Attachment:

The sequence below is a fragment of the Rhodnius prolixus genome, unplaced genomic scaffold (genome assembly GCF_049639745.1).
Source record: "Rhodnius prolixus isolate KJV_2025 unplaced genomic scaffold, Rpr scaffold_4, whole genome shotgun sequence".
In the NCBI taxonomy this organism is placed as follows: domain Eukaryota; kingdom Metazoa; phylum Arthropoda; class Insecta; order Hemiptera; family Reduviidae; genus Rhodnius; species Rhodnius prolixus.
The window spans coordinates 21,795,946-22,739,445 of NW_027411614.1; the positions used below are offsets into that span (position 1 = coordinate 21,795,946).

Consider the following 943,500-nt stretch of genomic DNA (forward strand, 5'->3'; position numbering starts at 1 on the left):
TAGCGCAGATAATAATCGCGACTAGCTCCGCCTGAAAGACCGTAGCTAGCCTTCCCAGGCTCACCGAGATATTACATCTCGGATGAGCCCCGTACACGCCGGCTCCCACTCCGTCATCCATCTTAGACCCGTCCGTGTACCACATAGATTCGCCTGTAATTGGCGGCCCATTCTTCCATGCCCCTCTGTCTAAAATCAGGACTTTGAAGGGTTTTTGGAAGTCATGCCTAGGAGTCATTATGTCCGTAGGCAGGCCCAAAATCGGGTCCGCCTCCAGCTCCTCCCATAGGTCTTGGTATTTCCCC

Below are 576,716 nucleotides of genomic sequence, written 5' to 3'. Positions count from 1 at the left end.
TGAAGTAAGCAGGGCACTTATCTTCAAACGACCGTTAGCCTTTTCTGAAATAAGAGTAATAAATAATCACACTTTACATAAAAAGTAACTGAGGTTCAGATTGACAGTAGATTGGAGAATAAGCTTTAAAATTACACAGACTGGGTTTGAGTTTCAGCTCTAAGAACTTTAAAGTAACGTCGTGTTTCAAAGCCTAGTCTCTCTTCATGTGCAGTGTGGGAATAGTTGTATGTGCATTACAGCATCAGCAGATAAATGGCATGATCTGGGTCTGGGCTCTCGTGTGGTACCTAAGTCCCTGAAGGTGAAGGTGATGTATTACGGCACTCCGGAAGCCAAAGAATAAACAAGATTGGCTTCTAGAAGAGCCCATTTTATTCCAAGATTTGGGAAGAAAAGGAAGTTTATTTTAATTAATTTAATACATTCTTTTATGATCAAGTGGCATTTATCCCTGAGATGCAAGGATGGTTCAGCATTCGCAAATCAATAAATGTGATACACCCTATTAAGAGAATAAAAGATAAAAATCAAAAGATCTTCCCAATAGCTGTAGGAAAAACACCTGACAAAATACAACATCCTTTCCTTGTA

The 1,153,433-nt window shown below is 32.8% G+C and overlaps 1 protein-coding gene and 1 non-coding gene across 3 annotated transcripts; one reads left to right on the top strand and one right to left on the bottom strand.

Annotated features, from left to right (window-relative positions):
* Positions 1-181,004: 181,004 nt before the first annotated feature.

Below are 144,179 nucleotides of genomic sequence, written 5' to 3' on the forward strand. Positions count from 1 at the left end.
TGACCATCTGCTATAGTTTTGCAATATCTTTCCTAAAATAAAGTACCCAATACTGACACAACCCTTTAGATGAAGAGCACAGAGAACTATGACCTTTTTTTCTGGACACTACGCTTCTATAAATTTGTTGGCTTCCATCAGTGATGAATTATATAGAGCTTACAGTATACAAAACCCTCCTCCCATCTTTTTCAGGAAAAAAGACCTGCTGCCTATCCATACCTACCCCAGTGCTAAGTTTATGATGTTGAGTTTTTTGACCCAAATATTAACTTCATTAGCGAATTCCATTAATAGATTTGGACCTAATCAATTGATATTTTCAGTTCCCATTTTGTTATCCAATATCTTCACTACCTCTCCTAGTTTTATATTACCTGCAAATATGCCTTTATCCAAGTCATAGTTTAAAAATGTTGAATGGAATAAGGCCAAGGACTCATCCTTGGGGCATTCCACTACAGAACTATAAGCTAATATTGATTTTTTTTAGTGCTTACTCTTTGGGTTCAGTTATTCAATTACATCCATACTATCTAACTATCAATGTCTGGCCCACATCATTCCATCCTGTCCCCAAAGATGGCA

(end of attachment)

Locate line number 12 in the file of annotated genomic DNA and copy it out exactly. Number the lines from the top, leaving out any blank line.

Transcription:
Below are 144,179 nucleotides of genomic sequence, written 5' to 3' on the forward strand. Positions count from 1 at the left end.